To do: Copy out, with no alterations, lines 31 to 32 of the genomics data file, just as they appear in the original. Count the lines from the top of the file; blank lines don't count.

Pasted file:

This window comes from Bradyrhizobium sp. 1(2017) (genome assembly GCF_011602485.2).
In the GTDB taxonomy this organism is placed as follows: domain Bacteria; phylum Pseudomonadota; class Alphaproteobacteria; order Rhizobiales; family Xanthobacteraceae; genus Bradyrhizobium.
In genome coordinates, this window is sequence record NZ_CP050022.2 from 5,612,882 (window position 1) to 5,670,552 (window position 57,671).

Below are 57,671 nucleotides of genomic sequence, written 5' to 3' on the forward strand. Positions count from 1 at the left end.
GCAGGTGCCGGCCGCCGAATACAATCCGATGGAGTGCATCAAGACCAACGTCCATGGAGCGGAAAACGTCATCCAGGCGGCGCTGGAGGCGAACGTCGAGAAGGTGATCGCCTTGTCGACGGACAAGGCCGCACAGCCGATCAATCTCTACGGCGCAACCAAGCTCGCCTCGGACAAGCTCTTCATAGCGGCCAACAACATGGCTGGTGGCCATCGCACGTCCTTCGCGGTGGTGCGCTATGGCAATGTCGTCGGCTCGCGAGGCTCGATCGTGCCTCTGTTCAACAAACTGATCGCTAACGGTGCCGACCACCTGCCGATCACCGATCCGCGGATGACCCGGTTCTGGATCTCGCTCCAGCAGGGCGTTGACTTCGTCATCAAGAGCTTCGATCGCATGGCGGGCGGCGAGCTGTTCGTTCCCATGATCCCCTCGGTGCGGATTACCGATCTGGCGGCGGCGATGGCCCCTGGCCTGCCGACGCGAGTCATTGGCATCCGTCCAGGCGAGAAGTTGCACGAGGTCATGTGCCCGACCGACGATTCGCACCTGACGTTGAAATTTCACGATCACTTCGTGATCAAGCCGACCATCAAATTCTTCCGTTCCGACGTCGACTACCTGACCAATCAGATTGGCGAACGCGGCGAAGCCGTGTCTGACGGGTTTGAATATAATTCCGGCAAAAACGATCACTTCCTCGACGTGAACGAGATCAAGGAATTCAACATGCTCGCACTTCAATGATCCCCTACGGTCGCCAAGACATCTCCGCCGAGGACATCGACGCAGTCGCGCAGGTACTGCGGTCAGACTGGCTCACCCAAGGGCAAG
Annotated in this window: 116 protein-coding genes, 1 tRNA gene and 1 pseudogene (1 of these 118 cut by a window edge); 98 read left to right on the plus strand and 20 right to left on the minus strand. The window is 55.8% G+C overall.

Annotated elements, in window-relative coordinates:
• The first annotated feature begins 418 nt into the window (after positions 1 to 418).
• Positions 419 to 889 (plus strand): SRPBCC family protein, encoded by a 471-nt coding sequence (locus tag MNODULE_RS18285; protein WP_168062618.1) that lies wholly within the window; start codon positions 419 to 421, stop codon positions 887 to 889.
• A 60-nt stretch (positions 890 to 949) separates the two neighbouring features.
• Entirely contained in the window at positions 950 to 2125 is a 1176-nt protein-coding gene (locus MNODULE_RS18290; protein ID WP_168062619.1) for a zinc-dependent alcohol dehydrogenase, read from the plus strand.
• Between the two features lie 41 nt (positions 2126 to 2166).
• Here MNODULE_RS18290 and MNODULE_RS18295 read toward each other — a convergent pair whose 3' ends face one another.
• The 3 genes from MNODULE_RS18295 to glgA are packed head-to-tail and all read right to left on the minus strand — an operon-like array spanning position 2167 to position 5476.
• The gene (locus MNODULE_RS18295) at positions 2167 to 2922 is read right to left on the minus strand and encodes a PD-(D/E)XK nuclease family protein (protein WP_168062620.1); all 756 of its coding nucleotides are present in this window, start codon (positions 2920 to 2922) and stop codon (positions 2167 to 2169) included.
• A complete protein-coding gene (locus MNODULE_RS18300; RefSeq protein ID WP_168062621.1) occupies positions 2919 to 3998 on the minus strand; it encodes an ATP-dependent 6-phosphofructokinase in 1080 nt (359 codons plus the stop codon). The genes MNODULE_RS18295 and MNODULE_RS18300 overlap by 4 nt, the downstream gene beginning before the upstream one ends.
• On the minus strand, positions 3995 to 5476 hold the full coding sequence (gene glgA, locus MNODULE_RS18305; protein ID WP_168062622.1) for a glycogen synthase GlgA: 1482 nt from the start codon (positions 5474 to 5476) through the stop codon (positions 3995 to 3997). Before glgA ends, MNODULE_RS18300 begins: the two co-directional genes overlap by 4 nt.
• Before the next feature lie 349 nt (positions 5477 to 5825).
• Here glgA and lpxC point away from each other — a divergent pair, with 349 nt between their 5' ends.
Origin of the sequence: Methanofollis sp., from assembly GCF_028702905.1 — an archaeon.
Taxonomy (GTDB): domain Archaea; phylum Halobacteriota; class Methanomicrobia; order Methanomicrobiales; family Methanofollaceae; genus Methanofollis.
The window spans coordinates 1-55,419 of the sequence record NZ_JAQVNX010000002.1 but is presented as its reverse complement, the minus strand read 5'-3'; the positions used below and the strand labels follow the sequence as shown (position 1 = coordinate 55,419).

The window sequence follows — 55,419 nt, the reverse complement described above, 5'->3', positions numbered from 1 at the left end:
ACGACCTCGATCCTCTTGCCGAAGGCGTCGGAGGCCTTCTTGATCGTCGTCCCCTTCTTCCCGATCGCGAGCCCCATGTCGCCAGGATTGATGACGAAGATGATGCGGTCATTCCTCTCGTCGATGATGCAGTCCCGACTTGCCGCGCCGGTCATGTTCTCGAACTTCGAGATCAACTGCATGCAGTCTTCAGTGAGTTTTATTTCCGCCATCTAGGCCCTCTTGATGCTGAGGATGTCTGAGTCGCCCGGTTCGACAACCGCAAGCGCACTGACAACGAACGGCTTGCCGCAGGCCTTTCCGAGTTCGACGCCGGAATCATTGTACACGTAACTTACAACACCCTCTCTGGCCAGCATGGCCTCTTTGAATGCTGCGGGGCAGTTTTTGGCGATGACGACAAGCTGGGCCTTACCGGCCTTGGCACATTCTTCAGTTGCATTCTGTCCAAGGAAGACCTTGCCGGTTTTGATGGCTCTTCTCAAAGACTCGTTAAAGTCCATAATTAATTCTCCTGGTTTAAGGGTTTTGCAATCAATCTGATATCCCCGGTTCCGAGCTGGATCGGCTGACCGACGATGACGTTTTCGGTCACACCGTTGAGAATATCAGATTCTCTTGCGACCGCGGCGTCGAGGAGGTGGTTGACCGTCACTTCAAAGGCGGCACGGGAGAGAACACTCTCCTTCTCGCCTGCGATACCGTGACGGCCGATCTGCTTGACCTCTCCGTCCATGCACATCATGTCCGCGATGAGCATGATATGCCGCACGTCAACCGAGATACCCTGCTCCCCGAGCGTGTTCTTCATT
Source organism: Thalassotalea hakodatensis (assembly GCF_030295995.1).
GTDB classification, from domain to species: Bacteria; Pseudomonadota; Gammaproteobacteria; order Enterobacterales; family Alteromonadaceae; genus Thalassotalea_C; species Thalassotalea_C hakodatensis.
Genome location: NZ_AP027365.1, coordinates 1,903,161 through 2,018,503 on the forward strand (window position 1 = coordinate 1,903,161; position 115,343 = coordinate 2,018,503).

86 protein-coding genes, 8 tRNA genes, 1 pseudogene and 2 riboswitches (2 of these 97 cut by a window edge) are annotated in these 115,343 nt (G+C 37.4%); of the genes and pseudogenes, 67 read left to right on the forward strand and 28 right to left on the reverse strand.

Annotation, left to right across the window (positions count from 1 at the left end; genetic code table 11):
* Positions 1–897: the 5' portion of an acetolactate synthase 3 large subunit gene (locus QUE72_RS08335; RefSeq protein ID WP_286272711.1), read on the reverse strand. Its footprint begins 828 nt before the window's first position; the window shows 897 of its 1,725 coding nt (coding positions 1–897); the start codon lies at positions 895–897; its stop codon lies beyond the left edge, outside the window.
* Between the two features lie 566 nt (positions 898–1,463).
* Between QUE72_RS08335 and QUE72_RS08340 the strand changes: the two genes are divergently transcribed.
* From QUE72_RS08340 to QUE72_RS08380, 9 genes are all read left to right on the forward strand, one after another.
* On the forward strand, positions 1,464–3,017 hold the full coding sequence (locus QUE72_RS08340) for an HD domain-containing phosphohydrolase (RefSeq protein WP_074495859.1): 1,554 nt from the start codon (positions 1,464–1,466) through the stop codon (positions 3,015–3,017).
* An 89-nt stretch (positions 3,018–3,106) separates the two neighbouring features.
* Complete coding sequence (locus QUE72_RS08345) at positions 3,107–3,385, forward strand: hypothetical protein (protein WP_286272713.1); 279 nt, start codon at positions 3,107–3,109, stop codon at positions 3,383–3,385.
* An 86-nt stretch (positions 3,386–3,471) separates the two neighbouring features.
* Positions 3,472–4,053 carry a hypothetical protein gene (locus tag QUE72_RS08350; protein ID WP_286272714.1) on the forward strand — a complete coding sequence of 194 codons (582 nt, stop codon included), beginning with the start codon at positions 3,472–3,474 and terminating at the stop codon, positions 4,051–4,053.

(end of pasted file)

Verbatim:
* Between the two features lie 566 nt (positions 898–1,463).
* Between QUE72_RS08335 and QUE72_RS08340 the strand changes: the two genes are divergently transcribed.